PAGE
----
When detainees asked to see lawyers they were told that they would receive legal counsel at a later time or at the time of processing. Often, these times went by and no legal counsel was provided. Those released without charge were told to avoid contacting lawyers. Most detainees said they were never informed of their rights.

No phone call

About only one in 10 of the detainees we spoke to had been given access to a phone. Others were promised access at a later time and never received it. There was a father waiting outside for his 20-year-old son who had been arrested Saturday afternoon or evening, and had yet to receive a call. Many of the detainees were told that only 20 phones were available in the building, holding over 500 detainees at the time. The offices of legal counsel also had no landlines.

Belonging stolen/damaged

Most detainees reported that at least some of their confiscated belongings were not returned to them, including passports, wallets, credit and debit cards, money, cell phones and clothing. When detainees were escorted outside the centre, many were made to walk on the street without access to their shoes (sealed in thick plastic bags only returned at the limit of the centre's property). Some shoes were missing entirely. At least one extremely visually impaired detainee's glasses were put with his belongings and were severely damaged when he recovered them (ie. broken in half).

Threats of assault/harassment

Many detainees, but especially French-Canadian detainees (who were not served in French), were taunted and threatened with assault. Homophobic slurs were used by guards and one was told that if he was ever seen again in Toronto the cop would attack him. Other degrading comments were made, including telling detainees that they "looked like dogs."

Obviously illegal civilian arrests

Some civilians who were completely uninvolved in the demonstrations were arrested while exiting subway stations in the downtown core. Some were arrested after illegal searches of cars turned up "dangerous goods" (like books about activism and lemon juice). One fully-uniformed TTC streetcar driver was arrested for hours. He had been ordered out of his streetcar by riot police and was immediately arrested. We wish we were kidding.

No access to medication or medical treatment

While doing medical support, Lex met at least two people who had been denied medication. The first was a woman who said that she was pre-diabetic and needed medication for nausea and dizziness. She was denied access to medical treatment, despite the fact that by the time Lex found her she was extremely faint, barely conscious, and had difficulty sitting up. The second was a young man who was prescribed anti-psychotics and had missed several doses (he did not, however, have an episode at the time Lex met him). We heard stories of at least one person with Type 2 diabetes inside the Centre who had been deprived of insulin and fell unconscious. Many stories of a man handcuffed to a wheelchair, missing a leg (and his prosthetic) came from the released detainees. One recently released detainee had four extremely poorly done stitches on his chin and was uncertain as to what shots (whether tetanus or anesthetic, or both) he was given. He was given the stitches at the time of his arrest and the wound was still bleeding badly (we had to sterilize it and applied gauze).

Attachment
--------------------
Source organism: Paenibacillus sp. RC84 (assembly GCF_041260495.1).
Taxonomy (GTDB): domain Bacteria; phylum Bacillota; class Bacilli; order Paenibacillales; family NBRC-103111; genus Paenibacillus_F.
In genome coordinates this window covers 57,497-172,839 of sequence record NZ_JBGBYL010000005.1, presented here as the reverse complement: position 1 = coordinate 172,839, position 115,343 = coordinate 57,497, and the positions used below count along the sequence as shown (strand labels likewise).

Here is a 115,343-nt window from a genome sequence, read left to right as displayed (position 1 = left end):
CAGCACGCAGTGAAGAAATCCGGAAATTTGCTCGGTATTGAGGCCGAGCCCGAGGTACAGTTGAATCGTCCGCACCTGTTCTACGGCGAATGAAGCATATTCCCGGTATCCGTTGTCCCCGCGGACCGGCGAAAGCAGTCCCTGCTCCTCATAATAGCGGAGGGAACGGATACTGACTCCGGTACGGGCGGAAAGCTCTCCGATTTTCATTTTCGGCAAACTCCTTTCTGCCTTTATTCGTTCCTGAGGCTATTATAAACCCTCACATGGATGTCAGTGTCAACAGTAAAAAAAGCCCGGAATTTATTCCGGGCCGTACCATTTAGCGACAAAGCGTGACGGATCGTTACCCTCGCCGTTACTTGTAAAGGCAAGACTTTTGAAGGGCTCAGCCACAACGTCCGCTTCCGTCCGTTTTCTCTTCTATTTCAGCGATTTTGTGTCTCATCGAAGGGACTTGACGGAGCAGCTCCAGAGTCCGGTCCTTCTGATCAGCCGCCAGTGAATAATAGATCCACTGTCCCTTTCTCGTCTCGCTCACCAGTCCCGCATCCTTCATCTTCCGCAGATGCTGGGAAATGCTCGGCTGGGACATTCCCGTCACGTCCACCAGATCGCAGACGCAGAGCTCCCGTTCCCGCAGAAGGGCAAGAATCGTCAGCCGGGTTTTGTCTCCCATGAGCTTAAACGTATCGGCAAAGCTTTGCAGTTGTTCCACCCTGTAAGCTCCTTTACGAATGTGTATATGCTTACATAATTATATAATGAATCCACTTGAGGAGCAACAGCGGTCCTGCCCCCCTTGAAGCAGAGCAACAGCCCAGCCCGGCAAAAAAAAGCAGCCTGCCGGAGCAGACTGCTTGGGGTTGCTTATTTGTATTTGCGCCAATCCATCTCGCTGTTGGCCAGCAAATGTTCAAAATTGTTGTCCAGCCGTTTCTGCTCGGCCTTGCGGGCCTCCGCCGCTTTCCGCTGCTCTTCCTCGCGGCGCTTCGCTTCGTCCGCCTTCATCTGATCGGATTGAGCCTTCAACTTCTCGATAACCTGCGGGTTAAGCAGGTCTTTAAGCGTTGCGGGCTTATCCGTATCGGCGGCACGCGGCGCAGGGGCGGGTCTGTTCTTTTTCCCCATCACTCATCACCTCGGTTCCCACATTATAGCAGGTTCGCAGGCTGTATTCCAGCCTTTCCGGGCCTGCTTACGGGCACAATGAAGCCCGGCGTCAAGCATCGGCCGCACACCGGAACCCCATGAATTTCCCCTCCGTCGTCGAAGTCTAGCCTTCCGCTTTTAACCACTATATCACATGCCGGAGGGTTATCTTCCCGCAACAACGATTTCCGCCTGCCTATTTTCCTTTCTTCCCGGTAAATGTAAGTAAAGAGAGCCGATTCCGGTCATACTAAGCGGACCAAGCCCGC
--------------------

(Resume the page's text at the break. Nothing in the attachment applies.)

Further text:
Abandonment

Despite all of the above mentioned crimes against detainees, most notably including medical issues, the Toronto Police had no plan for the detainees after they were released. They were simply escorted off the property and told to leave. Many had no idea where they were, had no access to a phone, had not eaten in a day, had no identification or money on their person, and were nowhere near mass transit. Had community volunteers and fellow released detainees not been present to assist them, we fear that some could have faced life-threatening medical emergencies or death.

Justin Giovannetti is the Editor-in-Chief of The Link, Concordia University's student newspaper. Lex Gill is a student at Concordia University, doing a double-major in political science at the School of Community & Public Affairs. Both state they able and willing to testify in front of a court of law, tribunal or hearing to attest to the validity of these statements.

This story was originally posted on their blog Justin & Lex at G20.